Winston County, Alabama, T9S R10W S31
This cemetery was located in Haleyville at the intersection of 6th Avenue and 10th Street. Possibly in the 1970s, a person just decided to build a house where the cemetery was. It's said that the tombstones were used as doorsteps, and at one time, you could actually see the bones in the yard. The railroad and road also was built through the cemetery earlier.
Although all this happened to the cemetery, it's not completely destroyed, as a few rocks and markers still exist. In 2006, descendants of the Miller's along with the Haleyville Historical Society visited what was left of the cemetery. Plans include an historical marker.
Advertiser-Journal, May 31, 1950:
A small family cemetery in South Haleyville, now overgrown with vegetation and fallen tomb stones, contains the reamins of early Northwest Alabama settlers who helped build Haleyville.
Charles Newton Miller and wife, Martha Miller, and other relatives are buried in a plot near the Illinois Central railroad. Mr. Miller, who one owned 1200ac. of land in this region, laid off a plot, 85 X 100 feet, for the cemetery.
Today a house stands over part of this cemetery, with the few remaining tombs standing or lying amid a vine-covered area in back.
The Miller land was laid off in lots and sold, except for the cemetery land. This, according to a relative, was not to be sold to anyone. However, a few years later, the plot, through error or misunderstanding, was sold for taxes.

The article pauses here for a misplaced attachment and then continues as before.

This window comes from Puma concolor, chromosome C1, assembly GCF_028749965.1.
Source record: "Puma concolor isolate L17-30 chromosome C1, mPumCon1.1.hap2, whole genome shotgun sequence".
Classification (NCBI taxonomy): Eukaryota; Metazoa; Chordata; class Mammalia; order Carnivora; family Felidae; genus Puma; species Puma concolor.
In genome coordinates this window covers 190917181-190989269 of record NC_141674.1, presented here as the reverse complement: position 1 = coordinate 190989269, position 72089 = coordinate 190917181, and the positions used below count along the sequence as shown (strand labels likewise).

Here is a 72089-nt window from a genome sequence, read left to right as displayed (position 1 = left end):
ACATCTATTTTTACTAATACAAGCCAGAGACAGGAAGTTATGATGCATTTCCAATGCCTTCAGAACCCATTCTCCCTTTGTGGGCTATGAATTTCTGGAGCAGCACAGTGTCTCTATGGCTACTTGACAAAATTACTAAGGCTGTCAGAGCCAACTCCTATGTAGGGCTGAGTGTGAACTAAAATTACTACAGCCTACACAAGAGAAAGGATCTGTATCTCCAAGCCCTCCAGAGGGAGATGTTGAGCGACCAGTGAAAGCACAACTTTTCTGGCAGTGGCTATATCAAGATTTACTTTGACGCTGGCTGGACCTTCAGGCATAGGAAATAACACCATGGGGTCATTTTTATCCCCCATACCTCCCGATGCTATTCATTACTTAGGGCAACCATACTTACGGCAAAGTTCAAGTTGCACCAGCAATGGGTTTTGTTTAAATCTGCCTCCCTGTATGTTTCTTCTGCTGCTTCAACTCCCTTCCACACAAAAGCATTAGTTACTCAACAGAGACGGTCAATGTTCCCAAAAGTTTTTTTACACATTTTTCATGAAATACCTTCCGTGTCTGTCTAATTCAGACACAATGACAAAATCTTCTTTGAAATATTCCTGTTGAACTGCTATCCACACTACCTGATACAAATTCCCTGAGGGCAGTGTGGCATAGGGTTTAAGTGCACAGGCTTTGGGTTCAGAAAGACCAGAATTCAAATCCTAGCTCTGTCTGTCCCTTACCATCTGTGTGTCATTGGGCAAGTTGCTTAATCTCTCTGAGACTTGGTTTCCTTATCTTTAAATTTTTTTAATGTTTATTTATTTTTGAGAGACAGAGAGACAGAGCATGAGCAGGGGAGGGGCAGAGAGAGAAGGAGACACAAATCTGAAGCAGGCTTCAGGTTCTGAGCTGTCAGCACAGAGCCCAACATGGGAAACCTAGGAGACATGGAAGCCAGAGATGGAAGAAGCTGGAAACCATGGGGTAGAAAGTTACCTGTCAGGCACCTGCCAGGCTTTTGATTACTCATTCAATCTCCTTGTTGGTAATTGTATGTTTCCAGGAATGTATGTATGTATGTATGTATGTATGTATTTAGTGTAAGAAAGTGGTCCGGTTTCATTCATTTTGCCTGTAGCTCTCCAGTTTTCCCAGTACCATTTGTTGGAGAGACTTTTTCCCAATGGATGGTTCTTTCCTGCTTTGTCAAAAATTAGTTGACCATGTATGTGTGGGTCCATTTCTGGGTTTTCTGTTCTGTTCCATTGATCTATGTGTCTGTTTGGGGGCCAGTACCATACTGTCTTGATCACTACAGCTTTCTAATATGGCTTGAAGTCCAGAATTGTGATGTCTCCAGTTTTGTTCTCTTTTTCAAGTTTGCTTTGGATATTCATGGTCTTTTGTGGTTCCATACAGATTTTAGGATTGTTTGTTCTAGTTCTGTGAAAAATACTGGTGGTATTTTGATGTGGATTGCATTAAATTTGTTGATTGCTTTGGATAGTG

One tomb still remaining, is over the grave of Yancy Lea Taylor, 6mo. old son of Mr. and Mrs. R.W. Taylor, who died April 12, 1881.
No tomb remains for Charles Newton Miller, but is assumed he was buried beside his wife, Martha Miller, whose tomb is pictured above. As can be seen in the picture, she was born April 11, 1824 and buried Jan. 14, 1883. She lived to be 59 years of age, and was the mother of 12 children.
Charles Newton Miller came to this section of Winston County from Georgia, where he was an overseer of slaves doing farm work. He did the same thing for a number of years on the Iron Davis plantation near here.
Following the freeing of slaves, Mr. Miller farmed, and later he and his wife were proprietors of Miller's Stand, a feeding and lodging place on the old Byler Road, which mule and hog dealers used on trips between Tennessee and Tuscaloosa, and Columbus, MS.
Miller's Stand was operated during the stage coach days, and a Miller relative recalled events of interest that occured in that period.
Mr. and Mrs. Charles Newton Miller were parents of six sons and six daughters, all dead now except the youngest son and youngest daughter.